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IN CONVERSATION WITH RORY MULLARKEY, PLAYWRIGHT

  Anton Chekhov 's ' THE CHERRY ORCHARD ' as translated by  Rory Mullarkey  || " Animation" by   Mo Ray

Anton Chekhov's 'THE CHERRY ORCHARD' as translated by Rory Mullarkey || "Animation" by Mo Ray

This month I had the absolute pleasure of chatting to award-winning playwright Rory Mullarkey who recently translated Anton Chekhov's 'The Cherry Orchard' which is currently being performed at the Royal Exchange Theatre (19th April - 19th May 2018) - shout out to Justina for making this happen! I would not consider myself an expert on Chekhov's work but having now seen two of his plays (Uncle Vanya and now The Cherry Orchard) and discussed 'The Cherry Orchard' with Rory I can confidently say I am getting to know him a bit better - well, the ideologies plauging him at the time at least

 Lyubov-Andreyevna-Ranyevskaya ( Kirsty-Bushell ) and Yermolai-Alekseyevich-Lopakhin ( Jude Owusu ) in '  The Cherry Orchard  ' as performed at the   Royal Exchange Theatre   (19th Apr - 19th May 2018) || Photo by  Liam Bennett  -  courtesy of  the Royal Exchange Theatre.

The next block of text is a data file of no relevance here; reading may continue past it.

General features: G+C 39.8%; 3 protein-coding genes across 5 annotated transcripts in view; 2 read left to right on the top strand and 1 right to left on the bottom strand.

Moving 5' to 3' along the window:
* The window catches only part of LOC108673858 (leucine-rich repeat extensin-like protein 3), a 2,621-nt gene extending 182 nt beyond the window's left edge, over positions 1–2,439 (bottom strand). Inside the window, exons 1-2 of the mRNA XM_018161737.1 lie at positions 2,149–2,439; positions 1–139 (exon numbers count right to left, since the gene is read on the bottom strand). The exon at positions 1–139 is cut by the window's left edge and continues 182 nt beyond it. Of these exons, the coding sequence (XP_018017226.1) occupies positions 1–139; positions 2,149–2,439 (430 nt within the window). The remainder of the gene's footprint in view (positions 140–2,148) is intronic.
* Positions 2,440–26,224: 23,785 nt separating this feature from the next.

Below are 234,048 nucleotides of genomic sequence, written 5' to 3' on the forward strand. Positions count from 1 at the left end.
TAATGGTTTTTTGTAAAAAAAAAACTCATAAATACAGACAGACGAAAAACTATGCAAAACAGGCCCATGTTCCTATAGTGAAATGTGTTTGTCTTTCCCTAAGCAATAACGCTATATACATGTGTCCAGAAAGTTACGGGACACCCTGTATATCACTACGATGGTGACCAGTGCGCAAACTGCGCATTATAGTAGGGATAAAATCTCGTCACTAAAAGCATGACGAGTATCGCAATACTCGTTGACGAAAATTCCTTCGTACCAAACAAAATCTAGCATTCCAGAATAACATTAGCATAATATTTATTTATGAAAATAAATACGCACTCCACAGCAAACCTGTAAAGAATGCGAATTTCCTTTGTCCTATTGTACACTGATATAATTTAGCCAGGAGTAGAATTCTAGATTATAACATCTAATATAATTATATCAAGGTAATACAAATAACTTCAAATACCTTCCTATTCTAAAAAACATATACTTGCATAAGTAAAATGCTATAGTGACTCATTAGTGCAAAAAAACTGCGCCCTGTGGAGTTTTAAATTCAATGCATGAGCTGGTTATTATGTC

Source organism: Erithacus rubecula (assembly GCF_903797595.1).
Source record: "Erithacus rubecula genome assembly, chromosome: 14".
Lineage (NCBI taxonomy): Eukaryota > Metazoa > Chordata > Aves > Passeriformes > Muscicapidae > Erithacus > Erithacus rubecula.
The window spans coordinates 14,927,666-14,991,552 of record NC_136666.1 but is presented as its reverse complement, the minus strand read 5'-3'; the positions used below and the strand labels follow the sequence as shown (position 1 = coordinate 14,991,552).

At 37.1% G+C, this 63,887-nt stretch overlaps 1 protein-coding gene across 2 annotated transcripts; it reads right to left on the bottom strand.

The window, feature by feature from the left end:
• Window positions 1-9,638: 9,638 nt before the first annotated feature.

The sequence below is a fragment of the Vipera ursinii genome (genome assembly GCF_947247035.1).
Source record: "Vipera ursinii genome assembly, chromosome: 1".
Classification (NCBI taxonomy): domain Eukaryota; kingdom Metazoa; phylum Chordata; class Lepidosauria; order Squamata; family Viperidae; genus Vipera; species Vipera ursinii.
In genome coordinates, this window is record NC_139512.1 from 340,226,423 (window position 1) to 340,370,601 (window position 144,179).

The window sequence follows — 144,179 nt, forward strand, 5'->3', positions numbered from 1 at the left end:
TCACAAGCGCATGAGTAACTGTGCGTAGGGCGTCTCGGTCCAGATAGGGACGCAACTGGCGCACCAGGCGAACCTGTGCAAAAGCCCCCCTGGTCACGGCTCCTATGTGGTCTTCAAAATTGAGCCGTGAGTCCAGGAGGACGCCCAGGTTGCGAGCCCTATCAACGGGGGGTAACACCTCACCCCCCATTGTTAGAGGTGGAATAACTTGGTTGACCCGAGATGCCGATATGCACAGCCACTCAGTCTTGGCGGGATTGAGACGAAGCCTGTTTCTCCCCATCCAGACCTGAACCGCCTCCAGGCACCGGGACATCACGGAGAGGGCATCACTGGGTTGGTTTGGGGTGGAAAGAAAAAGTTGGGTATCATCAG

Lyubov-Andreyevna-Ranyevskaya (Kirsty-Bushell) and Yermolai-Alekseyevich-Lopakhin (Jude Owusu) in 'The Cherry Orchard' as performed at the Royal Exchange Theatre (19th Apr - 19th May 2018) || Photo by Liam Bennett courtesy of the Royal Exchange Theatre.

Armed with a phone and a recorder on a Tuesday afternoon, I "grilled" Rory on how he came to be playwright, his work as translator of theatrical texts and his experience translating 'The Cherry Orchard' which he considers to be "... the greatest play ever". Scroll up (... or is it down?) to have a listen.

It is able to be the grand socio-political play but it is also able to be funny and quite silly and stupid and really, really heartfelt. So, that’s why I think it is basically the greatest play ever.
— Rory Mullarkey, Playwright

After studying languages at Cambridge, of which Russian was one, Rory had a brief stint at the State Theatrical Arts Academy of St. Petersburg after which it became clear to him that his passion lay with writing plays and not acting in them. He then got a job as a translator at the Royal Court Theatre, was a Pearsons Writer in Residence at the Royal Exchange Theatre and also won a handful of writing awards along the way such as the 2014 George Devine Awards (with Alice Birch) & the 2014 Pinter Commission Playwriting Award for his play 'The Wolf From the Door' and the James Tait Black Prize for his play 'Cannibals'. And this summer, under the direction of Sam Pritchard, his new play 'Pity' will be premiering at the Royal Court Theatre (12th Jul - 11th Aug 2018).